Three weeks since the departure of ill-fated Malaysia Airlines flight MH370 from Kuala Lumpur, investigators have yet to identify or retrieve a single item of debris from the Boeing 777.
The latest search region is based on a reassessment of aircraft performance and assumes a 400kt cruise to the southern Indian Ocean.
Malaysian investigators have not detailed the assumptions made in order to calculate the new search area, around 1,680km west of Perth.
But Department of Civil Aviation director general Azharuddin Abdul Rahman said, at a briefing on 28 March, that Boeing had looked at MH370’s performance data after take-off in order to refine conclusions on the aircraft’s probable course.
The analysis, which took into account surveillance data as the jet deviated from its course to Beijing on 8 March, suggests that the 777 burned more fuel than initially estimated.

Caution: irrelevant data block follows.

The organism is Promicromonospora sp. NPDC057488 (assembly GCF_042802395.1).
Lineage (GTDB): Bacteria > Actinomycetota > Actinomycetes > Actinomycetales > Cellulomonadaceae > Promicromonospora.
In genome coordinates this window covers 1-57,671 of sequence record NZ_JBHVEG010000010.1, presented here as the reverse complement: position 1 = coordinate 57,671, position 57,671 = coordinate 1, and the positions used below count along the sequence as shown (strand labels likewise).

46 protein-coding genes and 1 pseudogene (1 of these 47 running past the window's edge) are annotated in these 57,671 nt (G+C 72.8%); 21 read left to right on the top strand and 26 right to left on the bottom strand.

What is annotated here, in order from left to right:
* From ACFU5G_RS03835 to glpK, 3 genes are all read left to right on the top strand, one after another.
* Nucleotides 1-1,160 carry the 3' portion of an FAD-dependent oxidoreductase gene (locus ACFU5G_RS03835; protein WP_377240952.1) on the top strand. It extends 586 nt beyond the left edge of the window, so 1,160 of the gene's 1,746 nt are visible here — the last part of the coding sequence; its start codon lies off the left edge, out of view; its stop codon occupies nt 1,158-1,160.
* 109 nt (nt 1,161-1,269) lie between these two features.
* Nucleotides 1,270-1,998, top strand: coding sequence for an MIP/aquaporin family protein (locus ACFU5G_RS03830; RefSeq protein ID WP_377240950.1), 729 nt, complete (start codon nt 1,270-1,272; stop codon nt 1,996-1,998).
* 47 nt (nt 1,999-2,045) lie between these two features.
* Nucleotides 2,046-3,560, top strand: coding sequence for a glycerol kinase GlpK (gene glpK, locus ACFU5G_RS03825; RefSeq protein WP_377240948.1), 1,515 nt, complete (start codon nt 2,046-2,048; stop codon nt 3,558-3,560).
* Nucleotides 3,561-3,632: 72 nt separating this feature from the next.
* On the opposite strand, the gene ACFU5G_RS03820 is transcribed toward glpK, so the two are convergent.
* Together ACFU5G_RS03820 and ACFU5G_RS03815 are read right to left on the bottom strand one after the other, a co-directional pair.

This has led investigators to consider that the jet might not have had the range to reach the previous search zone, but rather a point further east along an arc demarcated by the transmission of a satcom check-in message at 08:11 Malaysia time.
Despite the shift in the search area, Malaysia’s acting transport minister, Hishammuddin Hussein, says it could “still be consistent” with previous potential debris sightings from satellites.
Chinese Air Force IL-76 transport plane prepares to search
Initial sorties in the revised region have turned up sightings of “multiple objects of various colours” by five search aircraft, says the Australian Maritime Safety Authority.
But photographs of the items have yet to be examined. One of the Royal New Zealand Air Force’s Lockheed P-3 crews reported light-coloured objects and a Royal Australian Air Force P-3, having located the same debris field, reported two floating blue-grey rectangular objects.
In a separate region, 546km away, another RAAF P-3 crew saw “various objects of various colours”, says AMSA. Vessels are being directed to find the items.